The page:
Book: Promise of the Black Monks (The Dark Ages Saga of Tristan de Saint-Germain Book 1) by Robert E. Hirschcategories: Book, Dark Ages, Catholic Church, Crusades, Knights, War, Monguls, Christianity, Monks, Rome, Pope, Crown, Historical Fiction
Robert E. Hirschabout this book: As the Roman Empire fell into collapse, Western civilization dissolved as humanity lost its way, sinking into an orgy of bloodletting and anarchy known as the Dark Ages. Arising from nowhere, vast confederations of pagan invaders slashed and burned their way forward, leaving in their wake legacies of abject misery and hopelessness. From within Europe arose the Visigoths, Ostrogoths, Vandals, Lombards, and Huns. Magyars arrived from the east as Angles, Saxons, and Jutes poured from the north, followed by Danes and Norsemen. Moors sprung from the south, taking Spain, threatening France. In time, the value of life held less worth than the amount of earth required to cover a man's grave.
Finally, by 1066, the ceaseless warfare and the wandering tribes had evolved and morphed unto themselves, leaving but two great powers to emerge from the blackness– the Catholic Church and the Crown. Thus began a new yet equally visceral struggle that would plague the entirety of Europe for centuries yet to come.
Against this backdrop, the 'Dark Ages Saga of Tristan de Saint-Germain' (five book historical fiction series) vividly unearths the political, spiritual, and military chaos of Europe during the end of the Eleventh Century. Beginning with the Investiture War between Pope Gregory VII and Emperor Heinrich IV of Germany, and ending with the capture of Jerusalem during the First Holy Crusade, the series precisely and accurately dissects the exploitive, unforgiving struggle for power between Church and Crown to control territory, hoard wealth, and claim dominion over the populace.
Medieval life and warfare, Benedictine monastery culture, and Church political intrigue erupt with searing action and heart-throttling emotion during history's blackest age of brutality, ignorance, and superstition. The Gregorian Church battles to establish independence from Emperor Heinrich IV, but in the shadows, it also begins to set an intractable course toward holy war against Islam– the Crusades.
Tristan de Saint-Germain
Born of French nobility in 1066, seven-year-old Tristan de Saint-Germain's father is executed for treason against William the Conqueror. Abandoned, Tristan is cast into the rigid, monastic world of the Benedictine Order. Under the tutelage of Grand Prior Odo de Lagery, Tristan's frightening intelligence and perception turn him into an academic and linguistic prodigy by age twelve. With time, Tristan's rise makes him vital to Benedictine intrigue and the Gregorian papacy, forcing him into the visceral power struggle between Pope Gregory VII and Emperor Heinrich IV to claim supremacy over Europe.
Yet, even as Tristan matures and the fate of Church and Crown waver in the balance, he has never forgotten Mala the Romani... a fleeing gypsy girl of mysterious origins he met by chance at age seven as he was being sent to Burgundy and the Black Monks. From the moment of that first encounter, though both were but children, each felt in the other a shared dispossession and loneliness– one that had been forced upon them by an unforgiving world driven by power and privilege. Trapped in childhood and adolescence by thrashing political currents beyond their ability to repulse, as adults the two struggle to survive in their own respective spheres– never surrendering, never losing hope, nor ever abandoning love of the other despite damnation by Church law, cultural intolerance, and war.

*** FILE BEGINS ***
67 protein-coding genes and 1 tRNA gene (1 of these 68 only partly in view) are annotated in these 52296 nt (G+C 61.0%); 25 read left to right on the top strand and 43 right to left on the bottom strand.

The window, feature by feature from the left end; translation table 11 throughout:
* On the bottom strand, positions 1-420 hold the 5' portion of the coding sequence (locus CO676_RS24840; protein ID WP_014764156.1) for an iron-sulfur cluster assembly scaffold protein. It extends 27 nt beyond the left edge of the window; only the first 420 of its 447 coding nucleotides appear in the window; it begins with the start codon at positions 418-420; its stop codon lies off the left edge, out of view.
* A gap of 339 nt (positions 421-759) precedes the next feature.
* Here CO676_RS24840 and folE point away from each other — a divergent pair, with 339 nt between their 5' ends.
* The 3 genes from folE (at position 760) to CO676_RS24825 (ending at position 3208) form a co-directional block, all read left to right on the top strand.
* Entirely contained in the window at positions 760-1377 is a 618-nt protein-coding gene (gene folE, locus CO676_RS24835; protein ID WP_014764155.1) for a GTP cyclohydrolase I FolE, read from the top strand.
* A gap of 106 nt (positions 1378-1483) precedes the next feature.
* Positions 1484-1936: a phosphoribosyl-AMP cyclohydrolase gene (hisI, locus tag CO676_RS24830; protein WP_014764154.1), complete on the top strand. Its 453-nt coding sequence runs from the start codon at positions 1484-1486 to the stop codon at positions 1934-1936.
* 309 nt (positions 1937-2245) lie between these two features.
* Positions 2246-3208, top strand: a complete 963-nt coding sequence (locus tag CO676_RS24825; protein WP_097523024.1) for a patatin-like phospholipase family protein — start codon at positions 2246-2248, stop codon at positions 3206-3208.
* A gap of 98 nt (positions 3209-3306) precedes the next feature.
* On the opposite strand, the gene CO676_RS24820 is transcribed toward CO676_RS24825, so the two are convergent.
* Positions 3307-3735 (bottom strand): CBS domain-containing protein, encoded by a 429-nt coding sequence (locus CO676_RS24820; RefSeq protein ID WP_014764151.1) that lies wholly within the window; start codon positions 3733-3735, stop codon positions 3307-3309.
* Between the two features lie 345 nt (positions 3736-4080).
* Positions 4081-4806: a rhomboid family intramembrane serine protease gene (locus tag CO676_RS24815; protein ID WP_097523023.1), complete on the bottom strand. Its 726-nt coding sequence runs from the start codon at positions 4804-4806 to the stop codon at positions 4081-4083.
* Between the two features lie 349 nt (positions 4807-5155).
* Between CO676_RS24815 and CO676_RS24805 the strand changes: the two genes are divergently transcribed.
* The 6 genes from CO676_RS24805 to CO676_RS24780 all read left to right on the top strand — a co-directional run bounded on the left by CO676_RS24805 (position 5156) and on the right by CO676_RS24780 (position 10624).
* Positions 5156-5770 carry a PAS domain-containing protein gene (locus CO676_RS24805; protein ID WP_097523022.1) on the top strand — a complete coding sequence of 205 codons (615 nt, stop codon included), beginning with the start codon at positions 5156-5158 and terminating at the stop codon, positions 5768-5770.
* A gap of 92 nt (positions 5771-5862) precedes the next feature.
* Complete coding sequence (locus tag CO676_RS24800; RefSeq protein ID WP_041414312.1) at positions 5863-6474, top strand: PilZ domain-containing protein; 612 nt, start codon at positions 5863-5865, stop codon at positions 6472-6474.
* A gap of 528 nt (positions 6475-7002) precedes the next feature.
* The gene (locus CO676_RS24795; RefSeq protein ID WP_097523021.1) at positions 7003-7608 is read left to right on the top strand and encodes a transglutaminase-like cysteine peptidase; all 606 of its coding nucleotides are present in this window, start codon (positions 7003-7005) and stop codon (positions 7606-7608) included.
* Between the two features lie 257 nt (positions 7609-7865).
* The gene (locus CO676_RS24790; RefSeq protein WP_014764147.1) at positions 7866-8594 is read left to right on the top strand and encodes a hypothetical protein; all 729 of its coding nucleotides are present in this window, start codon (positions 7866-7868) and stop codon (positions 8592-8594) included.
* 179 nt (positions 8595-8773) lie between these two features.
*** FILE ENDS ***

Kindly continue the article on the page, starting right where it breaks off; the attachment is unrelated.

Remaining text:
Taking separate paths on the unraveling of their relationship with each other and the death of their newborn, illegitimate son, Tristan renews his fervor for the Church and receives the appointment as Pope Urban II's First Counsel. Mala marries into wealth, is widowed by war, and moves forward to amass unimaginable wealth as la Gran Signorina of Genoa. Though Tristan and Mala do not see each other for years, their hearts continue to dwell in the past– still vaporously bound together by love, regret, and the death of their newborn son.
By chance, political turmoil unexpectedly drives them together in Genoa, Italy as Tristan passionately leads the Vatican's drive for a spiritual war against Islam and the recapture of Jerusalem from the Seljuk Turks. Answering the call for this crusade without Vatican authorization, charismatic evangelist Peter the Hermit (Kuku Peter) marches 50,000 peasants armed with forks and sticks to Constantinople to invade Turkish territory and begin the First Crusade. Tristan is assigned by the Vatican to quell this radical expedition, but finds himself enmeshed in the renegade march in order to protect the innocent. In the end, the disastrous outcome of the Peasants' Crusade at the hands of the Turks becomes a turning point for Mala and Tristan, as they rekindle their love and vow to remain together for life, regardless of his high Church position or the spiritual and political demands of the Vatican.
Their saga continues as the vast sanctioned armies of Pope Urban II arrive in Constantinople and launch the authorized First Holy Crusade... and Mala gives birth to Tristan's second son, Christian. Refusing to remain apart, Mala and Tristan together struggle through one obstacle after another as the European crusaders battle against the great Kilij Arslan, lay siege to Nicaea, escape slaughter at Dorylaeum, and become trapped in Syria at the city of Antioch–finally arriving at the Gates of Jerusalem for a final confrontation against the Muslim horde to reclaim Jerusalem for Christianity.
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